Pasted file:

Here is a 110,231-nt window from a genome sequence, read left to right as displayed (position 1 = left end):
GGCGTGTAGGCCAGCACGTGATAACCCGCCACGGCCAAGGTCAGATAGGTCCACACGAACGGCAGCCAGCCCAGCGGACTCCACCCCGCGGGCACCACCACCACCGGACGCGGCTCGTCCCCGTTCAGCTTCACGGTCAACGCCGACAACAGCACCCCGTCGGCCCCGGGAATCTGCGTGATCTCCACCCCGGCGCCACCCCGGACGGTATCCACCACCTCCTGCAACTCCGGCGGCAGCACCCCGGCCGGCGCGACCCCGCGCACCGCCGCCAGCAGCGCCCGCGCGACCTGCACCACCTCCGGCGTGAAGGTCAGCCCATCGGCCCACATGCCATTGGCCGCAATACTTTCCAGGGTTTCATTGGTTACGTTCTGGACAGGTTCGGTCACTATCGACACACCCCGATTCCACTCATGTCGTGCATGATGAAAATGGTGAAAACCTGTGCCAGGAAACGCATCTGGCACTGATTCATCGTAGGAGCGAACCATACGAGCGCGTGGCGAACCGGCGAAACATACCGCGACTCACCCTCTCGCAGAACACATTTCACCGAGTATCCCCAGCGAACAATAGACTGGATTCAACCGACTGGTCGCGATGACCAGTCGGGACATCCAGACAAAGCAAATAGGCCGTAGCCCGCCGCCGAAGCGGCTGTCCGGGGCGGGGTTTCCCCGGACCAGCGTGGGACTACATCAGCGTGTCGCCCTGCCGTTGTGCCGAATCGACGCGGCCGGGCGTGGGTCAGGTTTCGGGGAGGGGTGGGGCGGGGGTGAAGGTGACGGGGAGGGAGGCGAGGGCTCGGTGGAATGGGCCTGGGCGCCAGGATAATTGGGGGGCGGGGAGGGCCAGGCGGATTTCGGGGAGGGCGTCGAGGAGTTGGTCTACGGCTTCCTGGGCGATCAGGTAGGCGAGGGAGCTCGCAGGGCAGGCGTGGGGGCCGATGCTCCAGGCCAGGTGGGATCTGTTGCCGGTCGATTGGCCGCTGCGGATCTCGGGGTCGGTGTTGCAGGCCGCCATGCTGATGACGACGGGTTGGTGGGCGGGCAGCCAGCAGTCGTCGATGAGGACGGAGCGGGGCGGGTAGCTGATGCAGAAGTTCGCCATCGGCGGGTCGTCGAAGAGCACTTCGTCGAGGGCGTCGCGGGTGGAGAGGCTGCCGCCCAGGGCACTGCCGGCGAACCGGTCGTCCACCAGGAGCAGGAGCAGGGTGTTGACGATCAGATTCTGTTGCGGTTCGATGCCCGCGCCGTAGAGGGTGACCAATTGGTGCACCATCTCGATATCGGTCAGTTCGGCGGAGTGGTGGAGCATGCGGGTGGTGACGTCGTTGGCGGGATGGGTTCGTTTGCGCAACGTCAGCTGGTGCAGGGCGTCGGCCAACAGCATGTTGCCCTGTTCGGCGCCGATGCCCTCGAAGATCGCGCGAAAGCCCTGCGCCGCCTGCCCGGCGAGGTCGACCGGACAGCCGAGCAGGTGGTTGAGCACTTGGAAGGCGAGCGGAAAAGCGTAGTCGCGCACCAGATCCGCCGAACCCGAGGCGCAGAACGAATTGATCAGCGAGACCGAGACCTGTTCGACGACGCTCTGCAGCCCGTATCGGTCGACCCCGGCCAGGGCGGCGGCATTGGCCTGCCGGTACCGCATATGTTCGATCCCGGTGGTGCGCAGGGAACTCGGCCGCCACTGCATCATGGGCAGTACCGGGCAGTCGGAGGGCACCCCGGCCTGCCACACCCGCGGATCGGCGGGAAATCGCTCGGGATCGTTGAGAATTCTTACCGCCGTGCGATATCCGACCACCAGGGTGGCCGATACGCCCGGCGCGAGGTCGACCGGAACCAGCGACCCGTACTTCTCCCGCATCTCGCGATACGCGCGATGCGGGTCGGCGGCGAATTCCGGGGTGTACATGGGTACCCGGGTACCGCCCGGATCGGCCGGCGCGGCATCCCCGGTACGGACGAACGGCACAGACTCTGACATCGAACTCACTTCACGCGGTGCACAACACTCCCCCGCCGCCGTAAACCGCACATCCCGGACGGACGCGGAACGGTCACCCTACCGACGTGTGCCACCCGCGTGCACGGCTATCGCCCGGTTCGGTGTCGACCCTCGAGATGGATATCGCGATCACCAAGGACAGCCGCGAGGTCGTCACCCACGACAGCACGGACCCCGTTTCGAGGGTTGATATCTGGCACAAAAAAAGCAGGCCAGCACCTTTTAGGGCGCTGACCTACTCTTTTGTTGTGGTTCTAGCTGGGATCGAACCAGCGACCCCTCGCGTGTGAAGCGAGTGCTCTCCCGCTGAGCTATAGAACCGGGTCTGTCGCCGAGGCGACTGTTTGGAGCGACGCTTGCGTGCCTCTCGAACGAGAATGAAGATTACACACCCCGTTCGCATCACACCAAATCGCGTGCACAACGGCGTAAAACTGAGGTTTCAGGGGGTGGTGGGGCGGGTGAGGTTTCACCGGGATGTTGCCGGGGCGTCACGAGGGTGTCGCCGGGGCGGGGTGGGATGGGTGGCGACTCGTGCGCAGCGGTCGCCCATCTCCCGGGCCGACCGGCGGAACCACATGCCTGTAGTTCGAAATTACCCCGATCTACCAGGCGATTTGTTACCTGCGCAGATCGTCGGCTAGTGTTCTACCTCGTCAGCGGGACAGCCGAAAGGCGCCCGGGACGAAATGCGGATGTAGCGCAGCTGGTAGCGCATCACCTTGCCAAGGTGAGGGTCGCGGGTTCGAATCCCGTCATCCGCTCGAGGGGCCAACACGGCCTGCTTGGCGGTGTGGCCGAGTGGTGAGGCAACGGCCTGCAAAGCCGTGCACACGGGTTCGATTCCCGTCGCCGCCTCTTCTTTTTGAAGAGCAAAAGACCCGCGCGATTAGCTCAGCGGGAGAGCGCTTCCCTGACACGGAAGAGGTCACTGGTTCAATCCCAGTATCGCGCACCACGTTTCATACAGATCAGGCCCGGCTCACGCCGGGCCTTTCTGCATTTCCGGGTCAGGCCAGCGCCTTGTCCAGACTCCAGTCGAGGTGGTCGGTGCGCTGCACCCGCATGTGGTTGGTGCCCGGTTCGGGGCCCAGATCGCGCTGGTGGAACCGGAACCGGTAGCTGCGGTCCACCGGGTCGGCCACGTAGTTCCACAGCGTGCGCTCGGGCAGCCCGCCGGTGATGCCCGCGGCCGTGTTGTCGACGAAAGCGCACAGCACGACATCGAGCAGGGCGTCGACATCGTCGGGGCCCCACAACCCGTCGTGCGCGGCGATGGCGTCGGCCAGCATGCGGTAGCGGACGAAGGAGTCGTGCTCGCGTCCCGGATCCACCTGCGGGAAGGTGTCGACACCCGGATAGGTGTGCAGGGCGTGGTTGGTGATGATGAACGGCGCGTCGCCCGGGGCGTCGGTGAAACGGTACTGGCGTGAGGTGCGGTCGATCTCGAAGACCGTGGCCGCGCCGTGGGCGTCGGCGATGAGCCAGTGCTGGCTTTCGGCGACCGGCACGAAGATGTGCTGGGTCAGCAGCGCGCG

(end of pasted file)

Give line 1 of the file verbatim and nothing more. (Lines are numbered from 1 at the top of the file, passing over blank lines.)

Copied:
Here is a 110,231-nt window from a genome sequence, read left to right as displayed (position 1 = left end):